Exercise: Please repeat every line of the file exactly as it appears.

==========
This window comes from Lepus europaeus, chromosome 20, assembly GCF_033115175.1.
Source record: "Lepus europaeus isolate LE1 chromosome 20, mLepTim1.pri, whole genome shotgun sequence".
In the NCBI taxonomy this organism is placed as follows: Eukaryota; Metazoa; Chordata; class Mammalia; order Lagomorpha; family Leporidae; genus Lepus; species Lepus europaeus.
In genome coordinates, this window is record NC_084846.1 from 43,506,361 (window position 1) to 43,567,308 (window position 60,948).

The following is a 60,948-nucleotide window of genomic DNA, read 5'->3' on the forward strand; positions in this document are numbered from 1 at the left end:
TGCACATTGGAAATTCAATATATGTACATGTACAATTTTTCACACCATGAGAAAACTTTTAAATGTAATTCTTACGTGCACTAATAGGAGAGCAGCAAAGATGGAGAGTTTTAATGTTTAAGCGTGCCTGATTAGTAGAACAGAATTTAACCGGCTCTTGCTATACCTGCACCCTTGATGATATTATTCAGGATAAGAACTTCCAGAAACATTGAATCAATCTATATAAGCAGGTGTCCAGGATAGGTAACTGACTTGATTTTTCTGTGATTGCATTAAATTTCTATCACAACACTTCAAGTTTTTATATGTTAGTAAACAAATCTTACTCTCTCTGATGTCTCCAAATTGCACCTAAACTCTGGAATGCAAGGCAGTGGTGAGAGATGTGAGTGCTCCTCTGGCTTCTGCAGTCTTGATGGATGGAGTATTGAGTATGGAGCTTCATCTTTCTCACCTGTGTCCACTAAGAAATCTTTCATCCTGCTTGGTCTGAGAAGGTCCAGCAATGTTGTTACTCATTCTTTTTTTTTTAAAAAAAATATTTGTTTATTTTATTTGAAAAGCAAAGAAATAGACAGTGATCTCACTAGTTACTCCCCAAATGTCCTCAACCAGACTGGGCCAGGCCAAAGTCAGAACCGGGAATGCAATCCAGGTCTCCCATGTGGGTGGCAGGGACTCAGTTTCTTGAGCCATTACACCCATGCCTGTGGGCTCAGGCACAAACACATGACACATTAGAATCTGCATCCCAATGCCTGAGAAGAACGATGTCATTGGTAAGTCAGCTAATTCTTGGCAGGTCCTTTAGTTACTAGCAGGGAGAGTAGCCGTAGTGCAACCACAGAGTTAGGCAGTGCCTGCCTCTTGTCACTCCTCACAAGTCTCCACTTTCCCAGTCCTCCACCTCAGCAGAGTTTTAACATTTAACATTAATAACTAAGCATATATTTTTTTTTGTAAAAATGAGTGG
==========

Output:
This window comes from Lepus europaeus, chromosome 20, assembly GCF_033115175.1.
Source record: "Lepus europaeus isolate LE1 chromosome 20, mLepTim1.pri, whole genome shotgun sequence".
In the NCBI taxonomy this organism is placed as follows: Eukaryota; Metazoa; Chordata; class Mammalia; order Lagomorpha; family Leporidae; genus Lepus; species Lepus europaeus.
In genome coordinates, this window is record NC_084846.1 from 43,506,361 (window position 1) to 43,567,308 (window position 60,948).

The following is a 60,948-nucleotide window of genomic DNA, read 5'->3' on the forward strand; positions in this document are numbered from 1 at the left end:
TGCACATTGGAAATTCAATATATGTACATGTACAATTTTTCACACCATGAGAAAACTTTTAAATGTAATTCTTACGTGCACTAATAGGAGAGCAGCAAAGATGGAGAGTTTTAATGTTTAAGCGTGCCTGATTAGTAGAACAGAATTTAACCGGCTCTTGCTATACCTGCACCCTTGATGATATTATTCAGGATAAGAACTTCCAGAAACATTGAATCAATCTATATAAGCAGGTGTCCAGGATAGGTAACTGACTTGATTTTTCTGTGATTGCATTAAATTTCTATCACAACACTTCAAGTTTTTATATGTTAGTAAACAAATCTTACTCTCTCTGATGTCTCCAAATTGCACCTAAACTCTGGAATGCAAGGCAGTGGTGAGAGATGTGAGTGCTCCTCTGGCTTCTGCAGTCTTGATGGATGGAGTATTGAGTATGGAGCTTCATCTTTCTCACCTGTGTCCACTAAGAAATCTTTCATCCTGCTTGGTCTGAGAAGGTCCAGCAATGTTGTTACTCATTCTTTTTTTTTTAAAAAAAATATTTGTTTATTTTATTTGAAAAGCAAAGAAATAGACAGTGATCTCACTAGTTACTCCCCAAATGTCCTCAACCAGACTGGGCCAGGCCAAAGTCAGAACCGGGAATGCAATCCAGGTCTCCCATGTGGGTGGCAGGGACTCAGTTTCTTGAGCCATTACACCCATGCCTGTGGGCTCAGGCACAAACACATGACACATTAGAATCTGCATCCCAATGCCTGAGAAGAACGATGTCATTGGTAAGTCAGCTAATTCTTGGCAGGTCCTTTAGTTACTAGCAGGGAGAGTAGCCGTAGTGCAACCACAGAGTTAGGCAGTGCCTGCCTCTTGTCACTCCTCACAAGTCTCCACTTTCCCAGTCCTCCACCTCAGCAGAGTTTTAACATTTAACATTAATAACTAAGCATATATTTTTTTTTGTAAAAATGAGTGG